8 Aug 2016 |
For Nick Haddow, author of Milk. Made., there are two options for creating the perfect cheese platter:
The knockout blow: This is my preferred option; the less is more approach. A single, awesome cheese that is the result of a very thoughtful choice. A cheese in perfect condition and one that is visually wonderful, texturally sublime and delivers incredible flavour. A cheese so good that putting anything else on the board would detract from it.
Here are a couple of examples to give you the idea:
The multiple-choice statement: In some instances,
it is more ideal to serve several cheeses together. If this is the case, then your number one rule is BALANCE. To achieve this, you will need more than two cheeses but less than five. Balance means finding a diversity of styles, age profiles, flavours, textures and milks. What you don’t want is three cheeses that are too similar. A soft goat’s cheese, a sheep’s milk blue and a hard cow’s milk cheese is a great mix, for example.
Regardless of which path you venture down, make sure your cheese is completely at room temperature before serving. I prefer to serve cheese on a simple wooden board because it is a natural product and a plain background which lets the cheese stand out. A slate or terracotta tile is also a good option.
How to cut your cheese
Another thing I am rather fussy about is knives. Make sure you provide a knife for each cheese so that you don’t get bits of your blue cheese mixed in with your subtle goat’s cheese.
The rule is that when you are cutting some cheese for yourself, take your fair share of the rind with you. Don’t just dig in to the middle with no respect for either the cheese or your fellow cheese eaters. If it is a round of cheese then cut a wedge from the middle, mimicking the spokes of a wheel. If it is a wedge of cheese, cut a slice from the side, taking some of the rind with you.
Bread or crackers?
Perhaps the question you should really ask is do you need anything at all? Personally, I like to taste the cheese and enjoy its texture without anything else. Hard cheeses can be sliced and eaten with fingers, allowing you to fully appreciate their flavour and texture. Some people – more delicate than myself – prefer to use bread or crackers for their soft cheeses to keep their fingers clean. Each to their own.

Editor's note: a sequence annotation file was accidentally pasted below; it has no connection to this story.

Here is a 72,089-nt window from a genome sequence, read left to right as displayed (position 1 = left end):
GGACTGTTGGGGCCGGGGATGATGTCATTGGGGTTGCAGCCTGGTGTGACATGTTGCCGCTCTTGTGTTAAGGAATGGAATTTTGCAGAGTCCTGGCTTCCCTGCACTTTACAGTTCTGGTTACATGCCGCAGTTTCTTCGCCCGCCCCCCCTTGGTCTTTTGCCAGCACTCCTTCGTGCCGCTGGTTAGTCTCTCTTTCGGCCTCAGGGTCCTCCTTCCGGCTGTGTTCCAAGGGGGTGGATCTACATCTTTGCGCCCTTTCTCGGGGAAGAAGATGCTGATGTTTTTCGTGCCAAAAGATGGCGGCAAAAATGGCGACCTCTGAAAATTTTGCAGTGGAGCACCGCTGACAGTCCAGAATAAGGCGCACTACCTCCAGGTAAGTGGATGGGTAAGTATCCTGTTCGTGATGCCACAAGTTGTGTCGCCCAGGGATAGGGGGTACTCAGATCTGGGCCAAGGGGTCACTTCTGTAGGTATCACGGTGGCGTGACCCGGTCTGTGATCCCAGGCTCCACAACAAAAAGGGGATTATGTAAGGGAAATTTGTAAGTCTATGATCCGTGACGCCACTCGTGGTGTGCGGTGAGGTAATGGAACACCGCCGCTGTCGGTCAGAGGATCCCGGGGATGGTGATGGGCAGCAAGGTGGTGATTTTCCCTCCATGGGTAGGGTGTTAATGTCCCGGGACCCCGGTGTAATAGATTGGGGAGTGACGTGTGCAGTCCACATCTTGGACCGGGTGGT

If you are going to serve crackers or bread with your cheese, there are a couple of directions you can take. You can go for something neutral in flavour so that the cheese shines through; or you can try and complement your cheese with a flavoured bread or cracker.
As I’ve already said, a good cheese itself does not need anything to make it better, but sometimes a well considered accompaniment can enrich the whole experience of enjoying cheese. Generally, other than a beautiful crisp apple or pear, fresh fruit is rarely the best option as the natural acid in fruit can be a bit unfriendly to cheese. I love the flavours that arise from cooked fruit, in the form of compotes, jellies, jams or membrillos because the acid is tempered and you can control the level of sweetness. Autumn fruits like apples, pears, figs and quinces seem to work better than summer berries or tropical fruit. On Bruny Island we spice cherries from a local orchard and they are terrific with most cheeses.
Always choose an accompaniment that will complement the flavour of the cheese rather than compete with it. Sugar will balance salty (think classics such as Gorgonzola drizzled with honey or an aged cheddar served with dense fruit cake) and acid will complement acid (a young, tart goat’s cheese with slices of crisp, fresh pear, for example).
This is an edited extract from Milk. Made. by Nick Haddow published by Hardie Grant Books RRP $55 and is available in stores nationally.